F. Sun, R.B. Gramacy, B. Haaland, E. Lawrence, and A. Walker (2017) Emulating satellite drag from large simulation experiments; preprint on arXiv:1712.00182. http://arxiv.org/abs/1712.00182
Y. Zhao, Y. Hung, and Y. Amemiya (2017). Efficient Gaussian Process Modeling using Experimental DesignBased Subagging. To appear in Statistica Sinica;
Yufan Liu (2014) Recent Advances in Computer Experiment Modeling. Ph.D. Thesis at Rutgers, The State University of New Jersey. http://dx.doi.org/doi:10.7282/T38G8J1H
1 2 3 4 5 6 7 8 9 10 11 12 13 14 15 16 17 18 19 20 21 22 23 24 25 26 27 28 29 30 31 32 33 34 35 36 37 38 39 40 41 42 43 44 45 46 47 48 49 50 51 52 53 54 55 56 57 58 59 60 61 62 63 64 65 66 67 68 69 70 71  # input space based on latinhypercube sampling (not required)
library(lhs)
## two dimensional example with N=216 sized sample
X < randomLHS(216, 2)
# pseudo responses, not important for visualizing design
Y < runif(216)
## BLHS sample with m=6 divisions in each coordinate
sub < blhs(y=Y, X=X, m=6)
Xsub < sub$xs # the bootstrapped subsample
# visualization
plot(X, xaxt="n", yaxt="n", xlim=c(0,1), ylim=c(0,1), xlab="factor 1",
ylab="factor 2", col="cyan", main="BLHS")
b < seq(0, 1, by=1/6)
abline(h=b, v=b, col="black", lty=2)
axis(1, at=seq (0, 1, by=1/6), cex.axis=0.8,
labels=expression(0, 1/6, 2/6, 3/6, 4/6, 5/6, 1))
axis(2, at=seq (0, 1, by=1/6), cex.axis=0.8,
labels=expression(0, 1/6, 2/6, 3/6, 4/6, 5/6, 1), las=1)
points(Xsub, col="red", pch=19, cex=1.25)
## Comparing global lengthscale MLE based on BLHS and random subsampling
## Not run:
# famous borehole function
borehole < function(x){
rw < x[1] * (0.15  0.05) + 0.05
r < x[2] * (50000  100) + 100
Tu < x[3] * (115600  63070) + 63070
Tl < x[5] * (116  63.1) + 63.1
Hu < x[4] * (1110  990) + 990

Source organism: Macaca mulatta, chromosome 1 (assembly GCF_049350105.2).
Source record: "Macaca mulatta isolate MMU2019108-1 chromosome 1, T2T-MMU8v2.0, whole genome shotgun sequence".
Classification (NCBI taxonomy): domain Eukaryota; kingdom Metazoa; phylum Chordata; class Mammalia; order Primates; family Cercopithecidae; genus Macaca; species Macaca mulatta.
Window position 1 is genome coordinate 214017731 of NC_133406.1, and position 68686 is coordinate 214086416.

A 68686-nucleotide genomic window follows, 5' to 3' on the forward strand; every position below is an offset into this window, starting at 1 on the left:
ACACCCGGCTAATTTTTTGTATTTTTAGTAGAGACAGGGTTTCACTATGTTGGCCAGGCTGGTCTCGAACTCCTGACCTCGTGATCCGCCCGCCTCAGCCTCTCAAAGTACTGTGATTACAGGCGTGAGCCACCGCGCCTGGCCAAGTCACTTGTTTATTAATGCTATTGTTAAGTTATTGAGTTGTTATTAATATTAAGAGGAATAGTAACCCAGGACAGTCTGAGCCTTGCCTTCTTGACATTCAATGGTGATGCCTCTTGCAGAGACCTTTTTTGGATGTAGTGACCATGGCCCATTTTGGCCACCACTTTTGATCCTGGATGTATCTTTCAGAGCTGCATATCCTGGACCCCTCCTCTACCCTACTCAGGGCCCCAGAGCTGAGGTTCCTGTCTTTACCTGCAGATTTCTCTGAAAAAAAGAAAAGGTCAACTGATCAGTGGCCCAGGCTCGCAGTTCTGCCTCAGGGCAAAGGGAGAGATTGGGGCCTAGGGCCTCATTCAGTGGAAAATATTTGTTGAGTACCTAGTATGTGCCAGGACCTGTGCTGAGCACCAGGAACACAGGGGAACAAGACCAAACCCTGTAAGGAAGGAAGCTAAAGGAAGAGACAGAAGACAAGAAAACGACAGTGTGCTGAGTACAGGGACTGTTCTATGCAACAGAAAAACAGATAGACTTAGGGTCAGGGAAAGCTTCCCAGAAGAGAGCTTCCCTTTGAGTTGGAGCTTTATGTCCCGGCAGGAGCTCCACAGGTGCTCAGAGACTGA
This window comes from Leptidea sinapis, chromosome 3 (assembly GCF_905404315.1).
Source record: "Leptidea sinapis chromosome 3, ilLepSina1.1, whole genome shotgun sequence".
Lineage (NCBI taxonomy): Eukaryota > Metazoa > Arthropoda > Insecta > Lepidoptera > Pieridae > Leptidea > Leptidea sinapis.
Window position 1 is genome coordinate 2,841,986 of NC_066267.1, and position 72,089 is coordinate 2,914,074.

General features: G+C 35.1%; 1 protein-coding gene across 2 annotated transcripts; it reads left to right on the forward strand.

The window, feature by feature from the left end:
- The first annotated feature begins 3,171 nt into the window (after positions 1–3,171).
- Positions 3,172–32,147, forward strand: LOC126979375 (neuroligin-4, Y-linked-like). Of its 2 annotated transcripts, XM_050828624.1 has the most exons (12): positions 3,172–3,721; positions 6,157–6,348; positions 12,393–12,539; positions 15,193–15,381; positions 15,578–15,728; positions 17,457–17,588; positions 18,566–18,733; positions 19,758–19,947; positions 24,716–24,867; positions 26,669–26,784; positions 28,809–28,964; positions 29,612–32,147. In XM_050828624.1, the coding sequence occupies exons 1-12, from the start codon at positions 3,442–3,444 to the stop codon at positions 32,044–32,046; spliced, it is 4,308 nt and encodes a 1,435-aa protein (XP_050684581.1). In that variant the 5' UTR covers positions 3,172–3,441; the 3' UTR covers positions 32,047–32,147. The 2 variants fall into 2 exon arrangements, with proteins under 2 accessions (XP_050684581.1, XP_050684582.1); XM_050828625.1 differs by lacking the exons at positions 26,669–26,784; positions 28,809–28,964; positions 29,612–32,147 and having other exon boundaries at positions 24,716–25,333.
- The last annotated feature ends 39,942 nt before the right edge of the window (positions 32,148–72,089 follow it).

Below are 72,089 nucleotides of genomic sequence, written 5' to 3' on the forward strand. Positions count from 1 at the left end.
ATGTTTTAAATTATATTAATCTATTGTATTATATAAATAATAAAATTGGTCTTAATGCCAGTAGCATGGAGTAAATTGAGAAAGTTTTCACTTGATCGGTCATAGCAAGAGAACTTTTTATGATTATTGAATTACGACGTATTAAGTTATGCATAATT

Hl < x[6] * (820  700) + 700
L < x[7] * (1680  1120) + 1120
Kw < x[8] * (12045  9855) + 9855
m1 < 2 * pi * Tu * (Hu  Hl)
m2 < log(r / rw)
m3 < 1 + 2*L*Tu/(m2*rw^2*Kw) + Tu/Tl
return(m1/m2/m3)
}
N < 100000 # number of observations
xt < randomLHS(N, 8) # input space
yt < apply(xt, 1, borehole) # response
colnames(xt) < c("rw", "r", "Tu", "Tl", "Hu", "Hl", "L", "Kw")
## prior on the GP lengthscale parameter
da < darg(list(mle=TRUE, max=100), xt)
## make space for two sets of boxplots
par(mfrow=c(1,2))
# BLHS calculating with visualization of the K MLE lengthscale estimates
K < 10 # number of Bootstrap samples; Sun, et al (2017) uses K < 31
sub_blhs < blhs.loop(y=yt, X=xt, K=K, m=2, da=da, maxit=200, plot.it=TRUE)
# a random subsampling analog for comparison
sn < sub_blhs$ly # extract a size that is consistent with the BLHS
that.rand < matrix(NA, ncol=8, nrow=K)
for(i in 1:K){
sub < sample(1:nrow(xt), sn)
gpsepi < newGPsep(xt[sub,], yt[sub], d=da$start, g=1e3, dK=TRUE)
mle < mleGPsep(gpsepi, tmin=da$min, tmax=10*da$max, ab=da$ab, maxit=200)
deleteGPsep(gpsepi)
that.rand[i,] < mle$d
}
## put random boxplots next to BLHS ones
boxplot(that.rand, xlab="input", ylab="thetahat", col=2,
main="random subsampling")
## End(Not run)